Treasury bonds are extending yesterday's gains on the back of this morning's favorable
Producer Price Index
report and the overnight rallies in European bond markets. But stocks have risen off their lows, and that's eroding some of the Treasury market's gain.
Lately the 30-year Treasury bond was up 3/32 to trade at 97 7/32. The yield fell to 5.44%. And believe it or don't, volume isn't too shabby. As of 10 a.m. EDT tracker
reported volume down 21% when compared with the average second-quarter Friday.
This morning's March PPI report showed only a 0.2% gain for the overall index. This figure includes food and energy prices, and was forecast to rise 0.3% due to March's spike in crude oil prices.
"It looks like the biggest gains in oil came too late for the survey and there should be an even bigger pop in prices in the April report," said a comment by economist Joel Naroff of
Naroff Economic Advisors
. "About the only issue is that there has been a slow but steady rise in the year-over-year index. Ultimately, that should put some pressure on prices, though the meagerness of the gains does not portend any sharp rise in inflation anytime soon."
The core PPI, which excludes energy and food prices, was unchanged, as forecast. In addition, European bond markets, which closed before the
European Central Bank
cut interest rates by 50 basis points to 2.5%, got their first chance to rally on that news this morning. Germany's 10-year bond fell 8 basis points to yield 3.83% and the 10-year British bond fell 7 basis points to 4.37%. Mild weakness in U.S. stocks has also contributed to the strength in U.S. bonds.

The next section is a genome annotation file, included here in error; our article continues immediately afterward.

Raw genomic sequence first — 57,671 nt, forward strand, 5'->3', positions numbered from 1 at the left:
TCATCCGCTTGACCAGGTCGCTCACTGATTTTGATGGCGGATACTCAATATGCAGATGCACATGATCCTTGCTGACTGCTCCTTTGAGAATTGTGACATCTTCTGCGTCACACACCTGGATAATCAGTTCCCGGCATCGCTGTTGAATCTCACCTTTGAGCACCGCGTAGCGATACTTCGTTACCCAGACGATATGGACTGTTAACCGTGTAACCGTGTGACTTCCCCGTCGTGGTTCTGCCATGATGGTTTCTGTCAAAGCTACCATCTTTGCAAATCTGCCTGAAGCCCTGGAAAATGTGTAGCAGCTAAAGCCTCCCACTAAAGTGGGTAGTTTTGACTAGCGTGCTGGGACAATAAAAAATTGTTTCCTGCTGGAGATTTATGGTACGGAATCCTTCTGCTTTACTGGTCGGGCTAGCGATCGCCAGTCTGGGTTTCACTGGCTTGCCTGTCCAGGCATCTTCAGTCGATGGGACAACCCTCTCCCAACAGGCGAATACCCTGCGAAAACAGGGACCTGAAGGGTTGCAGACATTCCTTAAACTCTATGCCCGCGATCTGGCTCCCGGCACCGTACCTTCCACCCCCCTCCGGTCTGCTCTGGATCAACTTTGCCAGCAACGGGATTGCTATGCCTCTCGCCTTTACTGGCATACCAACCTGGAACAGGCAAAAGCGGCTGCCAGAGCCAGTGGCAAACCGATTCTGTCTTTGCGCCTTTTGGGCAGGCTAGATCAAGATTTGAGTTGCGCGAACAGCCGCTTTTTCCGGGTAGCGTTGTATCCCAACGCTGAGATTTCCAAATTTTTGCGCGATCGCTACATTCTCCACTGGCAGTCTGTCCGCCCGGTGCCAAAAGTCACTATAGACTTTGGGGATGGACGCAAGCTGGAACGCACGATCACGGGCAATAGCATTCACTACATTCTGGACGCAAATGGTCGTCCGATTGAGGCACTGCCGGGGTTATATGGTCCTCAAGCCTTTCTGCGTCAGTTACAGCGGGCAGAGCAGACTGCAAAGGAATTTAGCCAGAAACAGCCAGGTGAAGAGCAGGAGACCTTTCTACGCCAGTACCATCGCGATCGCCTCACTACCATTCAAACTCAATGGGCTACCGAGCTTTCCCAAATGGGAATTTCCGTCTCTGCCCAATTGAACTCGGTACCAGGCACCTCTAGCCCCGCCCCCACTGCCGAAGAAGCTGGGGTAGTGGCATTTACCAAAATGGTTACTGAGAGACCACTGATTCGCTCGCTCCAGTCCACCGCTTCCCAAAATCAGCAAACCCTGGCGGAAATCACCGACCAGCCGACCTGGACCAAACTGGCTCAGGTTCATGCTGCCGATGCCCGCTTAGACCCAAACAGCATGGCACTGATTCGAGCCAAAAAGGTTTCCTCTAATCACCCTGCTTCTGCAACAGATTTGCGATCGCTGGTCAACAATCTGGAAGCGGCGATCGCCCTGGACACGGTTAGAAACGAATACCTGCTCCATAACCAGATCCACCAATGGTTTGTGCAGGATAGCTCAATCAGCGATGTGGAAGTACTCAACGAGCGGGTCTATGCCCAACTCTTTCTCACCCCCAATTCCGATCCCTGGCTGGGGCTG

"European bonds rallied overnight, and that gave us a good tone going this morning," said Bill Hornbarger, fixed-income strategist at
. "And oil will certainly impact the inflation data but other things are not too troubling. It plays into inflation a little bit, but not to the degree where it's troubling the market."
There's been reports that the recent rally will cause mortgage-backed investors to begin buying Treasury bonds en masse, similar to what they had to do last year when the Treasury market ran wild. Holders of mortgage securities, which are bundled groups of mortgages sold as bonds, have to guard against prepayments. When rates fall, it's likely that prepayments will occur, which essentially converts those securities to cash and causes the overall duration of such an investor's portfolio to shorten vs. the aggregate index. In other words, they'll underperform.
To protect against this risk, those investors buy Treasury securities when bonds rally. The talk was that 5% on the 10-year bond was considered significant and would bring those investors into the market.
"I don't think 5% holds any magic, but any move down in rates shortens your duration a bit," said Gary Pzegeo, portfolio manager at
in Boston. "But they haven't shortened as much as they extended. From October to March 4, the drop in the bond contract was about 15 points. From March 4 to today, we've had roughly a 4-point pick-up."
The yield on the 30-year bond, conversely, rose about 100 basis points; since then it's rallied about 30 points.